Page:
Seven deadly sins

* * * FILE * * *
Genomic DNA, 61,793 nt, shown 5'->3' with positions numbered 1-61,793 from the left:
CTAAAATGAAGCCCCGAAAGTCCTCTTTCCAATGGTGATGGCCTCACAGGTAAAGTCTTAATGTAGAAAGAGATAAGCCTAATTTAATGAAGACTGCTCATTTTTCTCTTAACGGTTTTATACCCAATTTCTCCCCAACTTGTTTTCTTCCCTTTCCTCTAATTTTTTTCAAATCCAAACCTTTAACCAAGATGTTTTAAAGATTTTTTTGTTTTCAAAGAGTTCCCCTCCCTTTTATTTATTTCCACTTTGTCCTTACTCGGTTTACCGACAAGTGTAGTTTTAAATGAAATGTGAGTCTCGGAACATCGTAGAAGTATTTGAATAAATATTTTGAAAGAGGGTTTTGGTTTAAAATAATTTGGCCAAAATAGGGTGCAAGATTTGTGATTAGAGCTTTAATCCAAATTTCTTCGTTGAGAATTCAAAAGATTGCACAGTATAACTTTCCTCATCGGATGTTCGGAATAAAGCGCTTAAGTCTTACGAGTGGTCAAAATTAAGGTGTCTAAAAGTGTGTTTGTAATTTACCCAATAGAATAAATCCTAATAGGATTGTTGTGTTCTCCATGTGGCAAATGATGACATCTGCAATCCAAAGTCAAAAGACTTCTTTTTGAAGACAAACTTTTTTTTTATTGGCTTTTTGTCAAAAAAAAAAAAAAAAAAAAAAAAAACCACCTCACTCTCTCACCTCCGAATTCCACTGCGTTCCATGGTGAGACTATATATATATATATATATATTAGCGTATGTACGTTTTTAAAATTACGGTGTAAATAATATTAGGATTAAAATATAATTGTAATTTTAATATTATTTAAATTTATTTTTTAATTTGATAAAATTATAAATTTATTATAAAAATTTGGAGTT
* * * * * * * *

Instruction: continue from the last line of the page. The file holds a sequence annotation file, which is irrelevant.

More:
first_imgAhost of legislation kicks in when an outsourcing deal is under way.  Learn from the most common mistakes, to makesure that everyone – and everything – is covered. Helen jerry reportsOutsourcing– which involves the transfer of employees between a customer and supplier –presents complex legal issues. When a business unit changes hands a host oflegislative issues relating to employment rights arise. But practical actionscan prevent or overcome a number of nightmare situations.Theterms and conditions of employment for outsourced staff in the UK are protectedby the Transfer of Undertaking (Protection of Employment) Regulations (TUPE),which are derived from European legislation under the Acquired Rights Directive(ARD). TheARD places unexpected restrictions on employers when outsourcing staff andprevents the outsourcing of workforces without employers taking proper steps toinform and consult with staff about the expected impact.–Mixing business transfers with business downsizing and redundanciesInsome instances, economics may require an employer to undertake an outsourcingproject and cut jobs at the same time. Business transfers of employees andredundancies can clash. To avoid the clash, employers needs to be clear on thefacts behind its strategy. Will the downsizing and business transfer besimultaneous? If so, are the two related? If there is a relationship, then theemployer may face claims because job losses connected with the TUPE transfermay automatically be unfair. Consequently, the employer faces an expensive andmessy situation – and a public relations crisis.Ifthe employer can show the two issues are not inherently related, however, itmay have a statutory defence to the claims, an ETO (economic, technical ororganisational) reason entailing changes in the workforce, which should defusethe crisis.Toshow the transfer and redundancies are unrelated, a paper trail, proving theETO, is important. But to avoid the necessity of proving the ETO at allrequires effective communication with the workforce. Properly informed staffare less motivated to make claims.Ideally,communication begins before the formal consultation processes. An employer haslegal duties to inform and consult under TUPE and in mass redundancysituations. This can mean managing several streams of parallel and possibleoverlapping consultation (under TUPE, collective redundancy legislation and onindividual redundancies) at the same time. Thehuman resources department will need to ensure employee representatives are inplace, that the right people are consulted on the right matters, and that theaims (commercial and legal) of each consultation are borne in mind throughout.Early, transparent communication will alleviate the stress of this. –Failing to spot the impact of the deal’s employee dimension on timeframesAnemployer may be wholly unaware that the TUPE regulations require consultationwith employees – and that these duties must be factored into the outsourcingtimetable. Early liaison between HR and the commercial team is essential sothat the facts of the outsourcing can be established and the risks of failureto inform and consult staff flagged. Furthermore,HR’s early involvement enables that team to understand the scope of the dealand the headcount involved as well as identifying the necessity to consult, ifapplicable. Any changes to staff conditions or benefits mean consultation mustgo ahead.Theactual impact on timing will depend on all the facts. If there is asimultaneous downsizing exercise, and multiple jurisdictions are involved,consultation on the outsourcing may involve a period of up to a year or more insome European countries with criminal, as well as civil, penalties for failureto comply with the law. For unprepared employers, this can mean an unacceptablelevel of delay in deal timeframes and frequently “difficult” European countriesare removed from scope at short notice where insufficient planning has beenprovided for. Commercially, this is usually an undesirable outcome.–Failing to look at the end from the beginningAnoutsourcing company must think now about what will happen at the end of itsoutsourcing contract. When the contract is about to expire, and the servicesare offered for tender to new suppliers, the customer must identify theprovisions, if any, which will assist a potential retransfer either backin-house or on to a new supplier. Withoutthe right contractual framework, the employer may be unable to identifyaccurately how many people will be transferring, what their terms andconditions are and also what potential claims are lurking that will transferwith the staff; under TUPE, the liability for most claims transfers to the newemployer. This onus of responsibility can be amended by tight contractualdrafting. Therefore, what liabilities the parties are prepared to accept, bothat the beginning and end of a contract, must be established when the contractis initially drafted. Specific termination assistance should be included, suchas a requirement for the provision of: –Employee information–A hands-off period for key, and potentially transferring, staff–Transfer of key individuals who may not be covered by TUPE –Indemnities for apportionment of risk–Obligations impacting successor suppliers.Thesupplier will only be prepared to discuss these terms at the beginning of acontract, rather than at the end when it risks losing out to a competitor.–Ignoring third-party employeesATUPE outsourcing may unexpectedly involve the movement of staff in addition tothe obvious dedicated workforce. To avoid difficulties with both claims fromunidentified additional transferring employees, as well as the difficultiesposed by the non-transfer of key individuals, an employer should carefullyidentify as soon as possible who is in scope and who they work for – andwhether they are likely to transfer under TUPE. Foursets of people to consider are: the employer’s own employees; those who arededicated to a service that has already been outsourced; any subcontractoremployees; and individual contractors. The complications of failing to identifythe actual transferring workforce are many.Forinstance, thought needs to be given as to which party picks up the costs offailing to inform and consult with any additional employees who transfer.Further, in Europe, subcontractor staff do not normally transfer across underthe Acquired Rights Directive. However, if the subcontract under which theywork allows the customer control over their day-to-day working then they mayclaim co-employment by the customer and, as an employee, they could claim theytransfer across to the customer’s supplier. And so on.Toiron out any co-employment issues that may arise in Europe, local legal adviceshould be taken early on. –Ignoring a European Works CouncilInthe rush to contract-out services, a company may misunderstand the role of itsWorks Council. Lawyers will normally use this term to refer to the EuropeanWorks Councils set up under European legislation, but in many organisations theterm is actually commonly used to refer to local employee representative fora. Theconfusion becomes a problem when a company believes it is complying with itsduties to consult with its Works Council, but it is actually talking only tolocal employee representatives in each country. Both sorts of works councilswill need to be involved in consultation, both in accordance with theirconstitutions.–Failure to understand the impact of data protection lawThereis a prevalent misconception about how much information can be shared with apotential supplier at each stage before completion of an outsourcing. If anemployer gives away too much specific personal information (such as salary)during due diligence without express consent of an individual, it is likely tobe in breach of the European Data Protection Directive. To avoid this, ensurepersonnel information is anonymous and relates to bands of employees. Becertain that detailed information cannot be specifically linked to any oneperson. Immediately before  completion,more specific information can be shared, for instance, to facilitate seamlesspayroll provision.–Failing to consider the effects of an outsourcing that covers more than onecountryWhenan outsourcing covers more than one country it may be complicated by mixingvarious legislative frameworks together. Problems arise with an agreement thathas been drafted with the legislation of one country in mind but which is thenrolled-out and applied to a number of countries. Wiseoutsourcing companies will factor in the time and cost of getting local adviceabout whether the contract terms are lawful or enforceable in each specificjurisdiction. It is vital to make any necessary local variation agreements toensure contractual certainty. This process can be complicated by differences ofopinion between local lawyers taking a purist approach and in-house humanresources departments that have local understandings and agreements with staff.Factorin the time necessary to get the necessary advice and to ensure the advicereceived is consistent and accepted locally. If not, multi-million eurotransactions may be held up at the last minute for lack of agreement in ajurisdiction with only a handful of affected staff.ConclusionTosummarise, the common pitfalls encountered in the people aspects of anoutsourcing deal can all be minimised in most cases by: early fact-finding; arealistic approach to the timing needed to ensure compliance with the statutoryregime; and an open, and open-minded, approach to communication with staff. Affectedemployees are real people with real jobs – and while they rarely have theopportunity to stop a company doing what it wants, they will have the power tomake the process as easy – or as painful – as the company makes it for them.HelenJerry is head of employment law at Shaw Pittman UK Related posts:No related photos. Seven deadly sinsOn 1 Nov 2003 in Personnel Today Comments are closed. Previous Article Next Articlelast_img